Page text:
Reject Tax Increases, Fickle on Spending Cuts
Raleigh, N.C. – As North Carolina lawmakers attempt to solve this year’s $2.2 billion budget deficit and craft the budget for 2009-2010 with an estimated $3 billion shortfall, the Civitas Institute’s monthly polling surveyed public sentiment on some of the ideas and proposals up for discussion in Raleigh.
According to the live caller poll of 600 voters in North Carolina, voters generally were opposed to some of the steps Gov. Perdue has taken in order to balance this year’s budget.
Fifty-two percent of voters opposed the Governor using $100 million from the Clean Water Management Trust Fund to balance the budget, while only 29 percent approved. Likewise, 51 percent of voters opposed her taking $88 million from the Education Lottery’s Reserve Fund to make ends meet. Voters were evenly split on her decision to take $50 million from the Public School Building Capital Fund with 47 percent opposed, 46 percent supporting.
In response to her budget request to close seven state prisons in order to save $24 million, 65 percent of voters opposed that action. Only 24 percent approved.
“Many of Gov. Perdue’s actions and proposals are getting a mixed reaction with the voters of North Carolina,” said Civitas Institute Executive Director Francis De Luca. “The only clear majority stands in opposition to her proposal to close prisons. The Governor will have to sell the idea that closing prisons that are more expensive to operate is a smart move.”
Other ideas being floated by the General Assembly received mixed support:
- 54 percent of voters support using money from the Golden Leaf fund to balance the budget; only 22 percent disapproved.
- 51 percent of voters support cutting all government departments by nine percent to save $1.9 billion; 35 percent disapproved.
- 49 percent of voters support saving $10 million by merging “More and Four” and “Smart Start”; 33 percent disapproved.
Some ideas voters rejected outright:
- When asked if state government should save $480 million by cutting the pay of all state employees making more than $30,000 by five percent, 68 percent of voters said no.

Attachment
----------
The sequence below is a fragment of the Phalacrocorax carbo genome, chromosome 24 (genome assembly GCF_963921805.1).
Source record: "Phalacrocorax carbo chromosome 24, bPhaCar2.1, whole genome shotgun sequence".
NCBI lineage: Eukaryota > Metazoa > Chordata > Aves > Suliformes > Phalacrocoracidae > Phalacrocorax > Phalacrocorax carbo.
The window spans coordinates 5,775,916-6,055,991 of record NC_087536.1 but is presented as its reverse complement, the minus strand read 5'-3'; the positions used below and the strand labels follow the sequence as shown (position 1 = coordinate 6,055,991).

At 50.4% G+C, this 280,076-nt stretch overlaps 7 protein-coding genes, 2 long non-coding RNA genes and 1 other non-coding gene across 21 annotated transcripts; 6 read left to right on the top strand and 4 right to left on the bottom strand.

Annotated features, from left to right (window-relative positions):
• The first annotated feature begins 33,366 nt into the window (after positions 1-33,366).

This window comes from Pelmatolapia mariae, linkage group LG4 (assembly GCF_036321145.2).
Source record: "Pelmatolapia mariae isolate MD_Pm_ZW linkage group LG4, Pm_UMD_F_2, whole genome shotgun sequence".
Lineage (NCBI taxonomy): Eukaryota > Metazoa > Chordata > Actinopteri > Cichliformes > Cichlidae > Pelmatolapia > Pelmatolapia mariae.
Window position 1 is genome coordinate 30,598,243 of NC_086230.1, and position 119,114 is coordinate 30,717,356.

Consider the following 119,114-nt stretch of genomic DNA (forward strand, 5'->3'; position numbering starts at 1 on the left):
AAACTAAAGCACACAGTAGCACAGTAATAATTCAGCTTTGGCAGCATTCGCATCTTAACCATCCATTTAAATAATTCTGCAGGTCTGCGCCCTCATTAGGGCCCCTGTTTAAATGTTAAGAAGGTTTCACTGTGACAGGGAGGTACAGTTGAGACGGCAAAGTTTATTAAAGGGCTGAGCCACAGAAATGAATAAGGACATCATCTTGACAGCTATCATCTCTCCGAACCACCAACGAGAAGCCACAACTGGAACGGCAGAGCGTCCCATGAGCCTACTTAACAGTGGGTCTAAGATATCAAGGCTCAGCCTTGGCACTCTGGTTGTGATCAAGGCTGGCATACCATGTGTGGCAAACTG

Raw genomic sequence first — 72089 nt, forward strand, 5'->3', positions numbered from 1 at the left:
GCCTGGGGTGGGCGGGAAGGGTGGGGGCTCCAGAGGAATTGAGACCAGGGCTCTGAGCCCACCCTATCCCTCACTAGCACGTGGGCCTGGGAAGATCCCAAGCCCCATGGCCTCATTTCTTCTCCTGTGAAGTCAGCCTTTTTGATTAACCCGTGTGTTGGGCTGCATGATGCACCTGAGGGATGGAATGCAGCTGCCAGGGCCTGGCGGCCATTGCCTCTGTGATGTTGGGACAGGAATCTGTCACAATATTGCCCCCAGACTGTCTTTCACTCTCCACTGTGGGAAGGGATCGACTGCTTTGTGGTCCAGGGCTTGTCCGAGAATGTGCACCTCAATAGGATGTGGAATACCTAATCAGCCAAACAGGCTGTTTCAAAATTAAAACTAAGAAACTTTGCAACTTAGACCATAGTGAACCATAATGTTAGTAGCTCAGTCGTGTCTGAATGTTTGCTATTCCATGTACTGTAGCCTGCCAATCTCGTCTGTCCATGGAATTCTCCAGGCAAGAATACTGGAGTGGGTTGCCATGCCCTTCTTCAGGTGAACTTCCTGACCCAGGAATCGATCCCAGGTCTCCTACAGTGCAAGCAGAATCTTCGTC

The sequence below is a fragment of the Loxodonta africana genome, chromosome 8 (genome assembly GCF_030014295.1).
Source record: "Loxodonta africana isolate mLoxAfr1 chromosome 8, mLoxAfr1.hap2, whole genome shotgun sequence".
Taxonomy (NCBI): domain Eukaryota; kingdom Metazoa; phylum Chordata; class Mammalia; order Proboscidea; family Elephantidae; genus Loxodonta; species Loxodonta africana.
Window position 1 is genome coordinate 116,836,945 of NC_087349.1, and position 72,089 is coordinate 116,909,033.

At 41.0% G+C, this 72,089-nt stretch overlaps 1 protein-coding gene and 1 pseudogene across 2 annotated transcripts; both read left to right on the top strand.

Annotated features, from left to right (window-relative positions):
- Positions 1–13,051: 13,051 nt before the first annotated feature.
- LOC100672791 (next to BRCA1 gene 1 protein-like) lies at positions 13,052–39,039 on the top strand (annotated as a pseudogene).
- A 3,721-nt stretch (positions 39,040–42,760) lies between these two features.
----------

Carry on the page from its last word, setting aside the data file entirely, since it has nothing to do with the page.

- 54 percent of voters rejected a one percent sales tax increase.
“Voters are conflicted on the best way to solve North Carolina’s budget crisis. They seem adverse to tax increases, but don’t have real strong opinions on how to save money,” added De Luca. “If the plan is to make no moves, which evoke a strong public reaction, they are succeeding.”
Full text of questions:
In order to close North Carolina’s $2.2 billion budget deficit, do you support or oppose each of the following:
“Save $150 million by increasing public school class sizes by 2 students from 21 to 23?”
Not Sure- 8%
“Save $1.9 billion by cutting all government departments by 9%?”
Not Sure- 14%
“Save $10 million by combining “More at Four” and “Smart Start” into one early childhood education program?”
“Save $24 million by closing seven state prisons?”
“Use $88 million from the Education Lottery’s Reserve Fund?”
Not Sure- 8%
“Use $100 million from the Clean Water Trust Fund?”
Not Sure- 19%
“Use $700 million of tobacco settlement money in the Golden Leaf Fund?”
Not Sure- 23%
“Use $50 million from a fund for counties to build and renovate schools?”
Not Sure- 7%
“Save $480 million by cutting salaries for state employees who earn more than $30,000 by 5%?”
Not Sure- 9%
The Civitas Poll is the only monthly live-caller poll of critical issues and policies facing North Carolina.
The study of 600 registered voters was conducted Mar.16 to 19, 2009. All respondents were part of a fully representative sample of registered voters in North Carolina. For purposes of this study, voters we interviewed had to have voted in either the 2004, 2006 or 2008 general elections or were newly registered voters since 2008.
The confidence interval associated with a sample of this size is such that: 95 percent of the time, results from 600 interviews (registered voters) will be within +-4% of the “True Values.” True Values refer to the results obtained if it were possible to interview every person in North Carolina who had voted in either the 2004, 2006 or 2008 general elections or were newly registered voters since 2008.
If you would like more information regarding this topic or to schedule an interview with Francis De Luca, please contact Gabe Dellinger at 919.747.8065 or Gabe.Dellinger@nccivitas.org.